My lecturing had its lighter moments. I was on my way to Liverpool University to speak to my colleagues of the Institute of Handicraft Teachers and had to pass through Aintree. It so happened that it was the day of the Grand National and I was held up in the traffic near the race course. A police inspector came to my rescue. I explained my predicament and he instructed a police motorcyclist to ride in front of my car and take me to the University. He did. He dismounted from his motor bike, saluted and said - "Here you are sir, the University of Liverpool, and you are on time. " He remounted his machine and returned to Aintree.

It was an Institute of Handicraft Teachers Secretary - Bill Crispin, who looked after me whilst I was in Liverpool. We later became lifelong friends. At Liverpool I was surprised to recognise one of my old colleagues in the audience, it was Leslie Laid who had one period had been my assistant in Burnley and now he was one of His Majesty's Inspectors.

Here I had another influential supporter. But, by far the most respected protagonist and friend I had was Sir Harold Parkinson. He gave me encouragement when my opponents tried to stifle my endeavours. When my Director of Education tried to discourage me from giving lectures around the country, Sir Harold arranged for me to meet the people who would appreciate the pioneering work I was doing. He told me to use the great gifts that nature had given to me. Like my father he told me not to afraid of any man if I was seeking the truth. His support certainly put a brake on my Director of Education's threats to get rid of me.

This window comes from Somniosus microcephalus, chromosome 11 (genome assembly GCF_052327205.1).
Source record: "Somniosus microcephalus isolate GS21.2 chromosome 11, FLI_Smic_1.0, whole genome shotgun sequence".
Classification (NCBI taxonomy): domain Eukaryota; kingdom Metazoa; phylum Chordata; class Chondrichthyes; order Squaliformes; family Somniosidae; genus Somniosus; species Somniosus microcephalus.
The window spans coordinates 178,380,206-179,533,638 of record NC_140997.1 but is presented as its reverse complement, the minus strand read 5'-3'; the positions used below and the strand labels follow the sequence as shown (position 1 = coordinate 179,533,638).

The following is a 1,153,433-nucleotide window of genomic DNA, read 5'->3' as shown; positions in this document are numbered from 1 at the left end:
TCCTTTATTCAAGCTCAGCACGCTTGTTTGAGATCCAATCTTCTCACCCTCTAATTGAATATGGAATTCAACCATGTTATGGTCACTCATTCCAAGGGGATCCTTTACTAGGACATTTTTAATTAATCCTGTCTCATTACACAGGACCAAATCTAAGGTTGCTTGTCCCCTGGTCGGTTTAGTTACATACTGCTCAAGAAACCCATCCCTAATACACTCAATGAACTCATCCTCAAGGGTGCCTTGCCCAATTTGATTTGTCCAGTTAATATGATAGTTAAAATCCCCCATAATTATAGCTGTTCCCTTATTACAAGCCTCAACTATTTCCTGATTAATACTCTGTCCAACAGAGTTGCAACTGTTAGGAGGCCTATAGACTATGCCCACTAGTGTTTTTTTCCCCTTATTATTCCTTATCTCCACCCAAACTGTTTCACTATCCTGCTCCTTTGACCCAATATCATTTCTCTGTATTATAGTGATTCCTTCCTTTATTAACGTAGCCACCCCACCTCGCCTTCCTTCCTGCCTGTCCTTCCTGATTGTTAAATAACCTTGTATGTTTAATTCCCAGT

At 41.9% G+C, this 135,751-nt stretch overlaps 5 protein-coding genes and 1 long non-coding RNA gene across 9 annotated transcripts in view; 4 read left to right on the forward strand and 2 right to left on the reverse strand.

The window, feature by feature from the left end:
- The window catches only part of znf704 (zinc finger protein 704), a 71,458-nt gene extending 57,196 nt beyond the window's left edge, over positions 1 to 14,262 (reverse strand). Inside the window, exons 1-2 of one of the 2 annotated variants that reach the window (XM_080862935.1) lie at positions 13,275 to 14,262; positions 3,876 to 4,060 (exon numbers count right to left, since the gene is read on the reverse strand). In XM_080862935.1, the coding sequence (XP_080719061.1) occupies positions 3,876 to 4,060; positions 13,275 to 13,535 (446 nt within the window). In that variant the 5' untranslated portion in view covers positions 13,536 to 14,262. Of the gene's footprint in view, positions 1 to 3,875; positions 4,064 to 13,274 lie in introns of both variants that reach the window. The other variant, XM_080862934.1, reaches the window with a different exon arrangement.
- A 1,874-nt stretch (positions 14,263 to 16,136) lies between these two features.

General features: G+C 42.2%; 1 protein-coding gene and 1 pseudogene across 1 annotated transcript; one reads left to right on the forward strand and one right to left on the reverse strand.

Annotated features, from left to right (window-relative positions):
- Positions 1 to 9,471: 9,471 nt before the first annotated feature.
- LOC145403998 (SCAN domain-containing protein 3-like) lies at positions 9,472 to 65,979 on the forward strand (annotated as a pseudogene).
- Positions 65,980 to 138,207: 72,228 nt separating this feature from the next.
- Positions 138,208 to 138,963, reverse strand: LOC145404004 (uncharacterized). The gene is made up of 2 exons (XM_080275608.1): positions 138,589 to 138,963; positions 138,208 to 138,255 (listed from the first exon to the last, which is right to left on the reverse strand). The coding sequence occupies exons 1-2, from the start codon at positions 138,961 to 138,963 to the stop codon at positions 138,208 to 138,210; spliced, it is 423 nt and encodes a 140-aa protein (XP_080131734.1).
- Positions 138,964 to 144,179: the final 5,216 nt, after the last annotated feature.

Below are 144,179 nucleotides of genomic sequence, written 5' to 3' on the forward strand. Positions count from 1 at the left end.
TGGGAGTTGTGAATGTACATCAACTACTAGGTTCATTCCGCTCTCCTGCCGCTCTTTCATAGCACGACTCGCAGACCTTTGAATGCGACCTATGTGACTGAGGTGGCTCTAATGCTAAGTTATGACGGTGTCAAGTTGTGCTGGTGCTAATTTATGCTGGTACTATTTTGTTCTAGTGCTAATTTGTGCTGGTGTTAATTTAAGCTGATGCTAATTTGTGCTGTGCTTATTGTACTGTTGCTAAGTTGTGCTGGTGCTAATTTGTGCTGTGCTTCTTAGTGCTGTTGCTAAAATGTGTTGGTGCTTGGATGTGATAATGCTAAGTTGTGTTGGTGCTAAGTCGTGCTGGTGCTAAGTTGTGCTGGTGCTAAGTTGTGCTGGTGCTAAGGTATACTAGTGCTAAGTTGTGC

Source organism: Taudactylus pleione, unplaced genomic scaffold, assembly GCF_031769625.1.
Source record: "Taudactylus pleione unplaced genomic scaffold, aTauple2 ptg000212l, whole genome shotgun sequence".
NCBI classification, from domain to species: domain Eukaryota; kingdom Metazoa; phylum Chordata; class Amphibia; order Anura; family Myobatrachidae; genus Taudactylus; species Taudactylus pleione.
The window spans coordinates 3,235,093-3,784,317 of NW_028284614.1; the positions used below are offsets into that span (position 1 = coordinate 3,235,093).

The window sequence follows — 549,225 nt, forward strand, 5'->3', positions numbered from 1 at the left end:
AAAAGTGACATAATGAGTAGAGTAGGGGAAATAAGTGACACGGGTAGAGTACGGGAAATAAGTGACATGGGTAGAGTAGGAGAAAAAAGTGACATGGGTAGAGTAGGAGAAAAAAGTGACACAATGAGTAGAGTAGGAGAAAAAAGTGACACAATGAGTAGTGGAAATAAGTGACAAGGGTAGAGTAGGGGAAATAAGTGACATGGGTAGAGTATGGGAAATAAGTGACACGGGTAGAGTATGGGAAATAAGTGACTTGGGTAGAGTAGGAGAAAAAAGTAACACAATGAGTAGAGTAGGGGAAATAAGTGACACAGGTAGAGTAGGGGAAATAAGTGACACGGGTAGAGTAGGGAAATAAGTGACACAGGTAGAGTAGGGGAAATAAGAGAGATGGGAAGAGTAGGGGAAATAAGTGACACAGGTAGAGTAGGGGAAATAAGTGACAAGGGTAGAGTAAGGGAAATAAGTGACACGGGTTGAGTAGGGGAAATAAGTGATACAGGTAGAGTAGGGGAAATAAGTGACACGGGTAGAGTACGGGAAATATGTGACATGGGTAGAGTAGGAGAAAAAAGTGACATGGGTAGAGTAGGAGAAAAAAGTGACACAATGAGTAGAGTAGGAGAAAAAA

I suppose, politically, Sir Harold and I were poles apart. But he cared for people. I remember my father had no fire in his home, he had used his ration of coal. Sir Harold got to know about this and he phoned me and requested that I should go to his flat in Burnley. I remember when I arrived he met me at the door in full dress suit. He had a shovel and a sack in his hand. "Here Sam," he said, "I cannot let an old friend sit in his home with no fire, put this sack of coal in your car boot and take it to your father I'm much younger and sitting in the cold for me will do me no harm."

His friendship I appreciated. Edith and I visited him and Lady Parkinson at Hornby Castle. My son John did part of his studies at Hornby Castle whilst on vacation from Liverpool University where he was studying to be an architect. When my mother died, Sir Harold sent me words of comfort which, with other condolences, gave me comfort and strength at a time of great sadness.

When Sir Harold Parkinson was High Sheriff of Lancashire he called me to meet the Judges.